Allows immune system to repair brain damage; results reported in Journal of Neuroscience
Philadelphia, PA, December 16, 2015 (Newswire.com) - A team of scientists at the University of Nebraska Medical Center (UNMC) and Longevity Biotech, Inc. demonstrated that neuroprotection could be attained in preclinical models by a novel drug candidate that changes immune responses. The results, published today in the Journal of Neuroscience, describe the prevention of nerve cell damage in a mouse model of Parkinson’s disease. Notably, the drug protected nerve cells that produce dopamine, which is the chemical responsible for agility and movement that is lost in human disease.
“The results are exciting as they provide a bridge between the immune system and nerve cell protection in Parkinson’s disease,” said Scott Shandler, Ph.D., co-founder and CEO of Longevity Biotech.
"The key finding in our study was that a specific white blood cell subset was produced as a consequence of LBT-3627 treatment and provided protection of dopamine producing nerve cells from being damaged. The neurotoxic immune reaction was halted and LBT-3627 was able to prevent disease."
Dr. Howard Gendelman, Margaret R. Larson Professor and chair of the UNMC Department of Pharmacology and Experimental Neuroscience
“The idea was birthed nearly a decade ago when specific types of circulating blood cells called lymphocytes were found to damage the types of nerve cells responsible for disease,” said Howard Gendelman, M.D., the Margaret R. Larson Professor and chair of the UNMC Department of Pharmacology and Experimental Neuroscience. “The new Longevity Biotech drug (LBT-3627) was able to change the function of these cells from killing the nerve cells to protecting them. This is especially significant for the Nebraska team, as the mechanism parallels closely the human trials nearing completion for Parkinson’s patients.”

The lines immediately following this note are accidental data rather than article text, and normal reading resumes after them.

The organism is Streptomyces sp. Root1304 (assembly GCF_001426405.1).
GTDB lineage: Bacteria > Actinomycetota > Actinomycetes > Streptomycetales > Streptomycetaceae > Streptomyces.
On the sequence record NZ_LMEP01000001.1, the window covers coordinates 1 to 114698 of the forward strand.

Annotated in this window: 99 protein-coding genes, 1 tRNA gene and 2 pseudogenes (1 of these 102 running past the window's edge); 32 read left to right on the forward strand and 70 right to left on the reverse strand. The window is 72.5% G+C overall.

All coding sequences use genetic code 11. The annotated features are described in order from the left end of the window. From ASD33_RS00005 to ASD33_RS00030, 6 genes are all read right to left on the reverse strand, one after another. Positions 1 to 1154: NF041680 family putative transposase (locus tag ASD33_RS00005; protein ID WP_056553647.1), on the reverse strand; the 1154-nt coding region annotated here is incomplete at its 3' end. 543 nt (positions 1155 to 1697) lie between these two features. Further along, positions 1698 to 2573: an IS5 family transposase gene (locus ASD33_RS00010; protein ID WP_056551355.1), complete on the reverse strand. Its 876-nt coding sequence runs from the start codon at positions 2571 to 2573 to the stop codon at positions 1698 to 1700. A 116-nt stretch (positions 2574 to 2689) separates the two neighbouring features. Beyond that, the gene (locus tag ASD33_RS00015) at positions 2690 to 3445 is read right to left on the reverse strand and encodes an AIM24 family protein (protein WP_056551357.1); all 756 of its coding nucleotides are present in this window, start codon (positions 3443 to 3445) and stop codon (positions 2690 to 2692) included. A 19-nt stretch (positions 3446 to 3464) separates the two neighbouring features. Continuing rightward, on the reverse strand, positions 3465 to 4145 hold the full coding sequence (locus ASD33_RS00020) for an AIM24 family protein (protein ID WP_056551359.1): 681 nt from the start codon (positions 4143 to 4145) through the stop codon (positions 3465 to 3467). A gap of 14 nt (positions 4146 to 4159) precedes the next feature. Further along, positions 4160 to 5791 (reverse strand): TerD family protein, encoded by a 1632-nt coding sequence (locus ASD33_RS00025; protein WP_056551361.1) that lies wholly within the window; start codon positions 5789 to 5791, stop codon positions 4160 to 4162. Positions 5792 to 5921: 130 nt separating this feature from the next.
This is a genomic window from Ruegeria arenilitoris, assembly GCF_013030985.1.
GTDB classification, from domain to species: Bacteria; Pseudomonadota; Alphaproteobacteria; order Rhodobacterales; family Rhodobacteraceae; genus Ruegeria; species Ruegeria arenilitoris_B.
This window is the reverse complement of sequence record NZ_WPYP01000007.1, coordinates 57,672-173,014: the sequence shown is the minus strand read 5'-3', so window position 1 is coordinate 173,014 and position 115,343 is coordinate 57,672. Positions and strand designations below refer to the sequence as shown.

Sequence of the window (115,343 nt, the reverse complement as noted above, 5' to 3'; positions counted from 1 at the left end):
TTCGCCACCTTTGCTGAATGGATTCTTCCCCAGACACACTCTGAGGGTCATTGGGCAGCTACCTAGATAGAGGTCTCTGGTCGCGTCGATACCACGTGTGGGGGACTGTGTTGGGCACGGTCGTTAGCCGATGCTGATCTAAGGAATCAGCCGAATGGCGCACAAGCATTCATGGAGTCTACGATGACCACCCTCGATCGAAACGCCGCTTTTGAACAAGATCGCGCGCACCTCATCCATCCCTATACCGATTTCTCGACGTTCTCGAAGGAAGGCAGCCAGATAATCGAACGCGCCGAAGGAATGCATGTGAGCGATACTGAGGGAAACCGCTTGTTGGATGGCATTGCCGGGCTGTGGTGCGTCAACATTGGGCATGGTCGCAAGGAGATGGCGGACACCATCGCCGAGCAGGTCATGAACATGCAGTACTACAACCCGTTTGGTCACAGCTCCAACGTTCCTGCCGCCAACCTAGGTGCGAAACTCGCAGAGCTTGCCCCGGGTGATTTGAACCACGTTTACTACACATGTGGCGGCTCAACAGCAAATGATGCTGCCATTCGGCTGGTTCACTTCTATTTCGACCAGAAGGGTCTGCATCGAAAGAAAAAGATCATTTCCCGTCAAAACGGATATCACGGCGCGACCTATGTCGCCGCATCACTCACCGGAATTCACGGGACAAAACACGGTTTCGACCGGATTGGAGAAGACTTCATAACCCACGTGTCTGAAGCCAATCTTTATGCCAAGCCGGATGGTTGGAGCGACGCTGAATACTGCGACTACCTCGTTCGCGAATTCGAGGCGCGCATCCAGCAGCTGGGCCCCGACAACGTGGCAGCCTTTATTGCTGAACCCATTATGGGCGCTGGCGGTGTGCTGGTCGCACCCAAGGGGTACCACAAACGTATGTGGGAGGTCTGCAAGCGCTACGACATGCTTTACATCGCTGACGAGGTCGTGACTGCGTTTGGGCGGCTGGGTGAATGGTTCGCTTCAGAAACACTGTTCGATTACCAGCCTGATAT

LBT-3627 is similar to the naturally occurring vasoactive intestinal peptide (VIP), a well-established anti-inflammatory peptide with beneficial effects across a variety of disorders. VIP is rapidly degraded by the body and is unable to distinguish between its two naturally intended receptors (VPAC1 vs. VPAC2). These limitations have stymied prior translational success using VIP.
In contrast, LBT-3627 specifically targets VPAC2 and demonstrates impressive biological durability. In addition, LBT-3627 has the potential to be administered orally, Dr. Shandler said, which would further improve its clinical prospects and make it more accessible for people with Parkinson’s disease.
Preclinical studies performed by the UNMC team demonstrated that LBT-3627 could achieve up to 80 percent protection of dopamine-producing nerve cells in a mouse model of Parkinson’s disease. Furthermore, the immune transformation also affected primary scavenger cells called microglia cells that were found ultimately responsible for the neuroprotective activities observed that halted brain damage.
“The key finding in our study was that a specific white blood cell subset was produced as a consequence of LBT-3627 treatment and provided protection of dopamine producing nerve cells from being damaged,” Dr. Gendelman said. “The neurotoxic immune reaction was halted and LBT-3627 was able to prevent disease.”